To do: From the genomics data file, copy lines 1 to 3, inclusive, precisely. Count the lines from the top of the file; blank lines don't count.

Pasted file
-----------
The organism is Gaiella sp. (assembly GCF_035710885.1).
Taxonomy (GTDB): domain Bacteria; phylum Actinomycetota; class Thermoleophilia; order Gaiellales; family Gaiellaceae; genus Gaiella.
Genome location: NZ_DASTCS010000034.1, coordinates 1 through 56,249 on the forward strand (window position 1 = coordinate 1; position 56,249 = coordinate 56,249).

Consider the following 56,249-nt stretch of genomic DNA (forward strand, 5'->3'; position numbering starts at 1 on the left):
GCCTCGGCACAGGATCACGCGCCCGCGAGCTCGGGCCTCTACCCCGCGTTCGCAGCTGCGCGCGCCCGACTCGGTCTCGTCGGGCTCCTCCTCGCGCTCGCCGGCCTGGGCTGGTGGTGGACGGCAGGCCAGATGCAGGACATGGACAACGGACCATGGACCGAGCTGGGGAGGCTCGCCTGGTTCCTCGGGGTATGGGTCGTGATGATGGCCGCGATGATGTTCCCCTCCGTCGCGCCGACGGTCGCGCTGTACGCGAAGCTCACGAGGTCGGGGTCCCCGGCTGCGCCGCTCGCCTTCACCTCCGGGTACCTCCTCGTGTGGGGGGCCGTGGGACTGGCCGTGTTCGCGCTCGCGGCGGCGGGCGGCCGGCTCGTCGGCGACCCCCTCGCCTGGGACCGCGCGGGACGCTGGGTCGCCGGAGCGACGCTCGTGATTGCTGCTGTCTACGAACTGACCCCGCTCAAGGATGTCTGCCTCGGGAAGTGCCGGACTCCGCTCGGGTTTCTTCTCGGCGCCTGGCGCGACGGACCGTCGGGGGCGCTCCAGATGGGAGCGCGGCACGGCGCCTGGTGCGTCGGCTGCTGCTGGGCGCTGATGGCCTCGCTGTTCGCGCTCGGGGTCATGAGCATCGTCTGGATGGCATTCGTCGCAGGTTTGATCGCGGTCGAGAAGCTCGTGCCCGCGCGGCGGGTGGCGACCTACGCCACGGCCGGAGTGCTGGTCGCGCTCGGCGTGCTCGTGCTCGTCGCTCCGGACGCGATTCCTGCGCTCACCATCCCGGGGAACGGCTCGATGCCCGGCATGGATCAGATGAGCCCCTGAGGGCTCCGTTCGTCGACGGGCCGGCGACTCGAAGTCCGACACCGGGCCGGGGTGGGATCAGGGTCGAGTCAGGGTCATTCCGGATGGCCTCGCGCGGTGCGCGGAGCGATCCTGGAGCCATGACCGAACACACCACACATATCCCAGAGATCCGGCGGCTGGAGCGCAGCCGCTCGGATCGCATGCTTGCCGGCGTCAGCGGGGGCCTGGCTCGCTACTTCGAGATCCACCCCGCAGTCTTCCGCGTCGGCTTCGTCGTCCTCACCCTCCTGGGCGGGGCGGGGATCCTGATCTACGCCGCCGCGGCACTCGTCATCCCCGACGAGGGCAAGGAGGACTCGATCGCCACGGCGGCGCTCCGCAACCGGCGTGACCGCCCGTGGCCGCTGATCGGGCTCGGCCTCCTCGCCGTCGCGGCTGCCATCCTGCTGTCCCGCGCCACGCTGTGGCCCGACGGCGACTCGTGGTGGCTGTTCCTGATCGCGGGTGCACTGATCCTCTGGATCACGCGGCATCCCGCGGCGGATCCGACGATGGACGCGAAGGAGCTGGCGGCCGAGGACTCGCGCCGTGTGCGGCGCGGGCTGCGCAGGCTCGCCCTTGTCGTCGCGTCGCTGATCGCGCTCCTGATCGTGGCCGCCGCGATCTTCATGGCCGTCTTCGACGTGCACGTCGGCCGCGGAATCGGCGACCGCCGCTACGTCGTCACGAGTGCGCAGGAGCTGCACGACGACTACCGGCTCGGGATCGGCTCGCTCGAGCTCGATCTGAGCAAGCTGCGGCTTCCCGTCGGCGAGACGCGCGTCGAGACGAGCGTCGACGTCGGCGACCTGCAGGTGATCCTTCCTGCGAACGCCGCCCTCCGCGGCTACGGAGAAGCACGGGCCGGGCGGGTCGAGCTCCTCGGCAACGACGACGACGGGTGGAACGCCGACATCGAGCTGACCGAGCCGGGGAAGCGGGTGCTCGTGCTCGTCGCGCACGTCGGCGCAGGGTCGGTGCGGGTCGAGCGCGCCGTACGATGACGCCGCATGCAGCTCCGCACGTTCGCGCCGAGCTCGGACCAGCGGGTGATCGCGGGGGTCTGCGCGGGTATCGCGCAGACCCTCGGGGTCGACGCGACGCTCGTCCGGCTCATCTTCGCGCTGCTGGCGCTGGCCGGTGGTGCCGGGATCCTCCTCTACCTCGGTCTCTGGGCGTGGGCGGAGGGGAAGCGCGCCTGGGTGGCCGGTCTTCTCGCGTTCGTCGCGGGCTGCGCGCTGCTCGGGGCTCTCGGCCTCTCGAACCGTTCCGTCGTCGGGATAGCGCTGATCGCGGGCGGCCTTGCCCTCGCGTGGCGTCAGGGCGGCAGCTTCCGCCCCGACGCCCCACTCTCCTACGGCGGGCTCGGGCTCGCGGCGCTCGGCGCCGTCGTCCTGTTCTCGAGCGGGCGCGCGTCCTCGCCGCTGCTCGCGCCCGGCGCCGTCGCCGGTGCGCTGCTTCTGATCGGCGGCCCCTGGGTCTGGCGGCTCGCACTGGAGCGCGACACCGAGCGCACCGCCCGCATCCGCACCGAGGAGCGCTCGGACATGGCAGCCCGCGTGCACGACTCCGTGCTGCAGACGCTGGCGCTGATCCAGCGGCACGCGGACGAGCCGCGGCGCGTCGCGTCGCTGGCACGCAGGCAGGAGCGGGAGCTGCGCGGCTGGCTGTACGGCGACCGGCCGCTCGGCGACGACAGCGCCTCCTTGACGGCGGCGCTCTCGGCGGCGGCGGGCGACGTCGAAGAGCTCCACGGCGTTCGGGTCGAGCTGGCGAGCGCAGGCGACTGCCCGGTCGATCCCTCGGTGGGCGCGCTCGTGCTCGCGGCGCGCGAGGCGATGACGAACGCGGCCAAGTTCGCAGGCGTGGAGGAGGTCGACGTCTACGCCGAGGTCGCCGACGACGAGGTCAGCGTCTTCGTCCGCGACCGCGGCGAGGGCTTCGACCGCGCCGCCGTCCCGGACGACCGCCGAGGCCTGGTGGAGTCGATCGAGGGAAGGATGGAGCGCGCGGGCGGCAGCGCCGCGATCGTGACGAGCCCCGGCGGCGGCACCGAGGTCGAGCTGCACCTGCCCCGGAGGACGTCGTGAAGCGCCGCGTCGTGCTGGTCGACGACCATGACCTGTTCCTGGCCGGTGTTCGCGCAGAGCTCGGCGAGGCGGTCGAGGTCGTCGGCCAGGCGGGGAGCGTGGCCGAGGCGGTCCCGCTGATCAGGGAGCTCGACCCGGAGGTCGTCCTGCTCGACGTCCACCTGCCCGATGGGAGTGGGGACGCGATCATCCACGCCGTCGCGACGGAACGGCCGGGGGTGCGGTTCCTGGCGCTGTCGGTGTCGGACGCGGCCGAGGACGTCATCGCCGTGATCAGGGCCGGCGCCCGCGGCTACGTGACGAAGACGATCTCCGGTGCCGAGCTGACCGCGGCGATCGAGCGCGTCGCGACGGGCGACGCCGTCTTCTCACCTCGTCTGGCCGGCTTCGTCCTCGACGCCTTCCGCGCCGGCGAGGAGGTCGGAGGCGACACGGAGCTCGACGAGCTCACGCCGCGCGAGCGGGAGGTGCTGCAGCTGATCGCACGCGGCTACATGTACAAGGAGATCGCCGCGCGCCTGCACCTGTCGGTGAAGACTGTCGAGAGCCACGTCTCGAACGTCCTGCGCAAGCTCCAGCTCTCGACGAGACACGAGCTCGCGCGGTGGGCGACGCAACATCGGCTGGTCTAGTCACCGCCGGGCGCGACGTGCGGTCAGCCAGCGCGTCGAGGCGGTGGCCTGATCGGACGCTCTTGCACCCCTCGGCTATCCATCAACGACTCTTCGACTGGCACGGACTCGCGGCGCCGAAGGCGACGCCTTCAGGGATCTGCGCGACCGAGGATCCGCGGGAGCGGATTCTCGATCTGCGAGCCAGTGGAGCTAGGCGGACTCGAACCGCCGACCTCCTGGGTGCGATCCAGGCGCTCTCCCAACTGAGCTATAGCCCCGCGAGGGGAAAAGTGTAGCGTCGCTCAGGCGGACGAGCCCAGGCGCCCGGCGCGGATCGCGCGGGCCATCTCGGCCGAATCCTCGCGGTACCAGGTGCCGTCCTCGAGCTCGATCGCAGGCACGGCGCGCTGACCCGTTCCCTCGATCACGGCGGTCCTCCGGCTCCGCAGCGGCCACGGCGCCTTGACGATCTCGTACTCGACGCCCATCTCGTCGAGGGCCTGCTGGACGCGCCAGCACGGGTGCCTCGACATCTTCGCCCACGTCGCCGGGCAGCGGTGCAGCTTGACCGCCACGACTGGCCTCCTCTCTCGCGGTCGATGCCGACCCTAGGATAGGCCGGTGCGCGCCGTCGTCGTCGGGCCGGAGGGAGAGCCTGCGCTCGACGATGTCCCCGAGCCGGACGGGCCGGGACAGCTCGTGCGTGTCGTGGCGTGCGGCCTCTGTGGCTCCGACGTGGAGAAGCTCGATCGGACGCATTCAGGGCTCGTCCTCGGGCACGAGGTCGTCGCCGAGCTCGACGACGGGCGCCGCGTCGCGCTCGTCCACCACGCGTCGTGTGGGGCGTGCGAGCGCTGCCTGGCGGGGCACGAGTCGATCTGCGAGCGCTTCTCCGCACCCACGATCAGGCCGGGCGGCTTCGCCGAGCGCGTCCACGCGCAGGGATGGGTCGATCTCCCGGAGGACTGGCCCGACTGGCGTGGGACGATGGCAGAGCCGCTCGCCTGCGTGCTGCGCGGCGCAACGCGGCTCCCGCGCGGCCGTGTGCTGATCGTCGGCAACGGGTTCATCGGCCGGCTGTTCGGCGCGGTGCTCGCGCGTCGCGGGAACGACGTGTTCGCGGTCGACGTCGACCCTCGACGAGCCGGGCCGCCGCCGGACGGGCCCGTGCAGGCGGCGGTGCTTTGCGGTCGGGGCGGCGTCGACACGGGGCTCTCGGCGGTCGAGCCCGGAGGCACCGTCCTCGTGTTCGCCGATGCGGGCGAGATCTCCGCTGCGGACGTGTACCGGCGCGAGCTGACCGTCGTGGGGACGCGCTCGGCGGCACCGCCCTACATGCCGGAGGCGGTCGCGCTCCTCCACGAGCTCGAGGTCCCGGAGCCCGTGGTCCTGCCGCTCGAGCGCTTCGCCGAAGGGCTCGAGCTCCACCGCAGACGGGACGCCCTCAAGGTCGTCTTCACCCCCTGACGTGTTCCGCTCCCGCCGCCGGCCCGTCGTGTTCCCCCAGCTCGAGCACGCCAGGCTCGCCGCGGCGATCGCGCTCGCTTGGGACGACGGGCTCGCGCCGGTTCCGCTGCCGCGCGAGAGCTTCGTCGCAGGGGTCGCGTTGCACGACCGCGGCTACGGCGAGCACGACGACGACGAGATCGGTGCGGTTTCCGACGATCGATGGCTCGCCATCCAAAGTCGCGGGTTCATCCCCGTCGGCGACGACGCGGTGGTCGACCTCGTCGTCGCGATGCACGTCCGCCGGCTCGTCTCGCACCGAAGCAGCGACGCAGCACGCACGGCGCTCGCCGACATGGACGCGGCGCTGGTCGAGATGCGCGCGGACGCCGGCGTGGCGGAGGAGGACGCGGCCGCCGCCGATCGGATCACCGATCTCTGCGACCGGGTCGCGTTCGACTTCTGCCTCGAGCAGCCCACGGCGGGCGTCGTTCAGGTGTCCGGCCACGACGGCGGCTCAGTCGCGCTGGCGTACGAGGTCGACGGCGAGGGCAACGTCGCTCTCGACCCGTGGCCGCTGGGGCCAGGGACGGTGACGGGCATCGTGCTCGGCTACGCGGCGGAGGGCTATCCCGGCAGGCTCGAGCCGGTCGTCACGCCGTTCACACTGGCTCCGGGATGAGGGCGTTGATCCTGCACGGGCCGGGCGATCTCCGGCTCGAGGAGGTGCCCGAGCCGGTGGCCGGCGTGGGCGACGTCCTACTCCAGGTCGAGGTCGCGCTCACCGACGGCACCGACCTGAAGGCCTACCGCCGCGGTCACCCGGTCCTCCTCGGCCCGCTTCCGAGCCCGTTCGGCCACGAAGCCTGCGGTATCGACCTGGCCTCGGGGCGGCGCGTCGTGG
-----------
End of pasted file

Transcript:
The organism is Gaiella sp. (assembly GCF_035710885.1).
Taxonomy (GTDB): domain Bacteria; phylum Actinomycetota; class Thermoleophilia; order Gaiellales; family Gaiellaceae; genus Gaiella.
Genome location: NZ_DASTCS010000034.1, coordinates 1 through 56,249 on the forward strand (window position 1 = coordinate 1; position 56,249 = coordinate 56,249).